You remember those pre-natal classes your wife signed you both up for? You know, those classes where you sheepishly followed your pregnant wife into the room carrying blankets and a pillow so you could learn everything you need to know about giving birth and caring for newborns - all in just under 8 hours.
A nurse who had lots of experience and really knew her stuff taught our class. I learned a lot about contractions, swaddling, bathing and even the benefits of doing kegel exercises (Dads, you might want to Google that one). Overall, I felt I was as ready as I could be. In other words, I was still scared out of my mind. Unfortunately, my child-birthing fears were all for naught as my wife had to undergo a planned C-section.
A few months into being a new father, I got thinking about those classes. I thought about all of the information and the workbook where you could go online to watch birth videos and such. And then it hit me. Of all the information covered in these classes, the one thing they missed was how having a baby drastically changes your relationship.
Sure, friends give you the generic, “Life will never be the same,” but no one gives you specifics. Now I know why - they don’t want to scare the crap out of you and make you have second thoughts.
My wife and I have been together just over ten years now (married for almost five) and we are approaching our daughter’s first birthday. I’m going to be honest with you. In ten years, we’ve never had a rougher year relationship-wise than this past year. The only thing that has kept us together is our love for our daughter and each other, along with the desire to keep working on things in order to right the ‘ship.
Let’s get even more honest here. I know most people think dads need these birth classes, because we’re supposedly clueless about how to change a diaper and things like that. Even if we are clueless, we don’t need the classes to learn that kind of stuff. We’ll get the hang of changing a diaper, bathing and feeding our baby. However, if we really want to prepare ourselves for fatherhood, we need to talk about the inevitable changes that will take place in the relationship.
About six months into fatherhood, I approached the expectant parents organization who put on our pre-natal class. They were actually eager for my feedback. I offered the following thoughts:
Dedicate and offer a component of the class just for dads. There’s no point in talking about the relationship piece to all the couples at once - at least not at first. The dads won’t speak up in front of all the moms and when they go their separate ways at the end of class, the dads will still be feeling awkward about it. My advice is to first separate the moms and dads. It’s also important to have an “alumni” dad to talk with the dads - not one of the nurse educators.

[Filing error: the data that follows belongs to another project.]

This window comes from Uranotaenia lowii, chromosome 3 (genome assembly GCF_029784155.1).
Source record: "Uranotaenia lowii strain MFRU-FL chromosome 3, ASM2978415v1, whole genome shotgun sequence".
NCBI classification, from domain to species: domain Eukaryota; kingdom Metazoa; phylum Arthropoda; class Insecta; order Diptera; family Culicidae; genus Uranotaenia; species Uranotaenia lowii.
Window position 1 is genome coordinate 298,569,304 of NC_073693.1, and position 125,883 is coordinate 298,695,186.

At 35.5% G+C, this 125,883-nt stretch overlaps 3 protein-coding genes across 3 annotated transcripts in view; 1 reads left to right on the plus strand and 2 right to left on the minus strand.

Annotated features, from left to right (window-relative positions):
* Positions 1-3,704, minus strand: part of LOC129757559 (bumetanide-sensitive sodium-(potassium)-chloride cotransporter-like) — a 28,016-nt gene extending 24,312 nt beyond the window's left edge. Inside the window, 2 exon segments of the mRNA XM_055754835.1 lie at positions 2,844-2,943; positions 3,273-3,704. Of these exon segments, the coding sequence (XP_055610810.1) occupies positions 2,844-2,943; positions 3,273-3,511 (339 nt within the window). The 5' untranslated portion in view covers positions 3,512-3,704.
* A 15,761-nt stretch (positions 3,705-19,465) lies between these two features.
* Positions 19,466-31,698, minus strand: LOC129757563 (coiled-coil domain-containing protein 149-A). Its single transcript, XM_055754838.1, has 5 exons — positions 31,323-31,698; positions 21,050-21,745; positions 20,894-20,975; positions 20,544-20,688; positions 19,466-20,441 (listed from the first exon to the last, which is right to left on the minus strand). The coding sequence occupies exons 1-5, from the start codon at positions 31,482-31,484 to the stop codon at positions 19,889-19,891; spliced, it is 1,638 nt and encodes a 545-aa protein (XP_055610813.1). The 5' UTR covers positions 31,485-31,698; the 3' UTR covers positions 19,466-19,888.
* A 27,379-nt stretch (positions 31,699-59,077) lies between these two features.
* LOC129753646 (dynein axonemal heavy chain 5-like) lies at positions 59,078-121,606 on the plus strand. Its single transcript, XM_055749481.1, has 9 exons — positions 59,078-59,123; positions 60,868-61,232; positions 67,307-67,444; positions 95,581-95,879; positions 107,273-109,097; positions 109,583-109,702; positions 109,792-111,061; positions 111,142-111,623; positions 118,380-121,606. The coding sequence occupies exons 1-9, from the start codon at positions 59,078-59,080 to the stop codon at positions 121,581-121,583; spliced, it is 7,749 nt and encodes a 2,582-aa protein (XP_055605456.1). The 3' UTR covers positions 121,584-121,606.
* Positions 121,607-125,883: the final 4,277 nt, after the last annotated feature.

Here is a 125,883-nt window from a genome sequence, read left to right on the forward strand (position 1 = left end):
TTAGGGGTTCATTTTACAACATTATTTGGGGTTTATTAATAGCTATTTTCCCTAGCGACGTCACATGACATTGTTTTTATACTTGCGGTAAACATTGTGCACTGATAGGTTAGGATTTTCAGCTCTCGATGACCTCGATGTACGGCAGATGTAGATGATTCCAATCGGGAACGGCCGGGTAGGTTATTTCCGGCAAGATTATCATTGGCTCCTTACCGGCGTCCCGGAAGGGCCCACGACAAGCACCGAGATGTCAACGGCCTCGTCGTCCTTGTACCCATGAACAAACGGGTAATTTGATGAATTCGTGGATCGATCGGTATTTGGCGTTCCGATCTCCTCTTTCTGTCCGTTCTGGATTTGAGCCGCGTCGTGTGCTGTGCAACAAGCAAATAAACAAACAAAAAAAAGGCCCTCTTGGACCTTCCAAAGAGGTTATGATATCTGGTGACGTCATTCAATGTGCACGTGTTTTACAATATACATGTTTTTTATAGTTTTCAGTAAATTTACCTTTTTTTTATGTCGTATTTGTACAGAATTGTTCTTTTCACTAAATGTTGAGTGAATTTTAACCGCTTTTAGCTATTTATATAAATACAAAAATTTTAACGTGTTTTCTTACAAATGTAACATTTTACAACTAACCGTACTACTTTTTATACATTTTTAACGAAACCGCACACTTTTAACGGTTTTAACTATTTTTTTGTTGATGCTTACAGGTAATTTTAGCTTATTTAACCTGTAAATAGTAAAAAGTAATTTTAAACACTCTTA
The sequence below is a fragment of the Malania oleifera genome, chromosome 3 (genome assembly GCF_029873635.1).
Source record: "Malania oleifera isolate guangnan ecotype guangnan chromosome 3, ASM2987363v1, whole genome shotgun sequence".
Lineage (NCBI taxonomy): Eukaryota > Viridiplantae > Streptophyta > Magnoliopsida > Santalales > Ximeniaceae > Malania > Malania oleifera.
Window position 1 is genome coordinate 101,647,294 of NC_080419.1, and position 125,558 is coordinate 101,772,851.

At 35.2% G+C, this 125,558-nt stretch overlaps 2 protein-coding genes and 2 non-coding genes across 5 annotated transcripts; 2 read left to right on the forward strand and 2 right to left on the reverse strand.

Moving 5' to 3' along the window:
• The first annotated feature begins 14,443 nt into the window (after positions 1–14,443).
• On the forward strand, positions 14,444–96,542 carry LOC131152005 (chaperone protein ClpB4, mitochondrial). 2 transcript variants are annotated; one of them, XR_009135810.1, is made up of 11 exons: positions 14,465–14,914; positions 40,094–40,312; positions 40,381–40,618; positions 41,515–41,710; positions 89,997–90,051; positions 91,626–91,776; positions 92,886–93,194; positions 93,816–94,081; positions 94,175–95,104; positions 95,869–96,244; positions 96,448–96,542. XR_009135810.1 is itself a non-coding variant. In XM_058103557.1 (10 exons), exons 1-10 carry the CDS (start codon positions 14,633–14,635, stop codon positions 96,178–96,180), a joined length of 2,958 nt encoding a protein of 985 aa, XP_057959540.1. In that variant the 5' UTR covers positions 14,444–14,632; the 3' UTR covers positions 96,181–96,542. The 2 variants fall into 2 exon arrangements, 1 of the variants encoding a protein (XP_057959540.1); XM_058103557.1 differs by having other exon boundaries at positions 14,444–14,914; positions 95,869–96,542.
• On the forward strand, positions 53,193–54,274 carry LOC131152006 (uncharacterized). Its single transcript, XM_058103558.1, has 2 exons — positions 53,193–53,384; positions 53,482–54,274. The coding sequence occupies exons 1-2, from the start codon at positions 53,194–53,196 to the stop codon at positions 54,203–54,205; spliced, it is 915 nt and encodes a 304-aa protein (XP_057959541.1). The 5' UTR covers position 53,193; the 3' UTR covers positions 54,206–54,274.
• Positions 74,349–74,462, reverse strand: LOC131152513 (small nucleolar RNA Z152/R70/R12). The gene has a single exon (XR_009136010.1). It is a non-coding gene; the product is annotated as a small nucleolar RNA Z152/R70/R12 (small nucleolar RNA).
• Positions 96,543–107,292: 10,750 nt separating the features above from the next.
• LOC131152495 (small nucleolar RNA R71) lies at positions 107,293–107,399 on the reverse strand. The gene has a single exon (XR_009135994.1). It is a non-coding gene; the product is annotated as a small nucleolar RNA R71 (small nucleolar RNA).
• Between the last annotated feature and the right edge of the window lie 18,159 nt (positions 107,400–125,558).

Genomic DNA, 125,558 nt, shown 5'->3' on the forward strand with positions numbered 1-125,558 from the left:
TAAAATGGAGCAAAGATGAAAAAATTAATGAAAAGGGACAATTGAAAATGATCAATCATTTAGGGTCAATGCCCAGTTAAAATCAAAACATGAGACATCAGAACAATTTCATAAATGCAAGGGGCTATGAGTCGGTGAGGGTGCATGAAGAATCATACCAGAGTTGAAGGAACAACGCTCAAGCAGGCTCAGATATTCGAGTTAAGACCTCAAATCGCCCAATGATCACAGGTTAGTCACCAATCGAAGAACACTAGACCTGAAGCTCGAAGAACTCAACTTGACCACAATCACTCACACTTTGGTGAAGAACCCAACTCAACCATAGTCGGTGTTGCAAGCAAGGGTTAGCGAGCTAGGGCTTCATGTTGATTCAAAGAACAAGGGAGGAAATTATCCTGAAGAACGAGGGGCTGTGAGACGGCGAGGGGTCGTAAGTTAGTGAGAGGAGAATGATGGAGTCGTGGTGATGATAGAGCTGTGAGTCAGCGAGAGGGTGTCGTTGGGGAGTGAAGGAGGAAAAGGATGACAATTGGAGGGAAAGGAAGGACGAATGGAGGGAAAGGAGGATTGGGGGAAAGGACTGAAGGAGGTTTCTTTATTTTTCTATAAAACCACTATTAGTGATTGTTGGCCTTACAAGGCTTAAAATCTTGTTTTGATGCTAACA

Once separated into their own group, I would engage the dads in a discussion about:
The importance of communication. I know I’m a genius right? Seriously though, you need to tell each other how you’re feeling, what you’re thinking about, what’s going on inside of your heads or it’s going to eat at you and cause problems.
Asking for help. This was a huge deal for us. My wife and I are stubbornly independent and rarely asked for help. Then when we got overtired, stressed out and irritated with each other, all hell broke loose. There’s a simple solution to this: bury your pride and ask people for help. If you don’t have family close by, ask friends, find a babysitter, etc…but find a way to take a break together.
Getting back in the flow…romantically.
It’s not going to happen right away so get it out of your head and pretend you’re a camel or something. However, when the time comes, make sure you get back in the saddle. Seriously. You need this part of your relationship with your wife. It’s going to happen a lot differently than before the baby, but it needs to happen.
Go the extra mile.
I’ll give you an example of my thinking early on in my “career” as a stay-at-home dad. I figured since I was home all day with the baby, when my wife got home it was her turn to take over. In my mind, it was like turning over the ninth inning to the relief pitcher. Man, did that backfire and I wasn’t smart enough to realize the errors of my ways, at least right away. Now, when my wife gets home from work, she comes home to a presentable house. Dishes are done. Baby is cleaned up. If I’ve been home, dinner is started. End result: Mommy is happy. When mom is happy, everyone is happy.
Note: In May, Chris will be facilitating a section of a new course on Newborn Care for the Expectant Parent Organization in Lansing, Michigan. He will be leading a discussion with expectant fathers called “Mom, Dad & Baby: Adjusting To Your New Family.”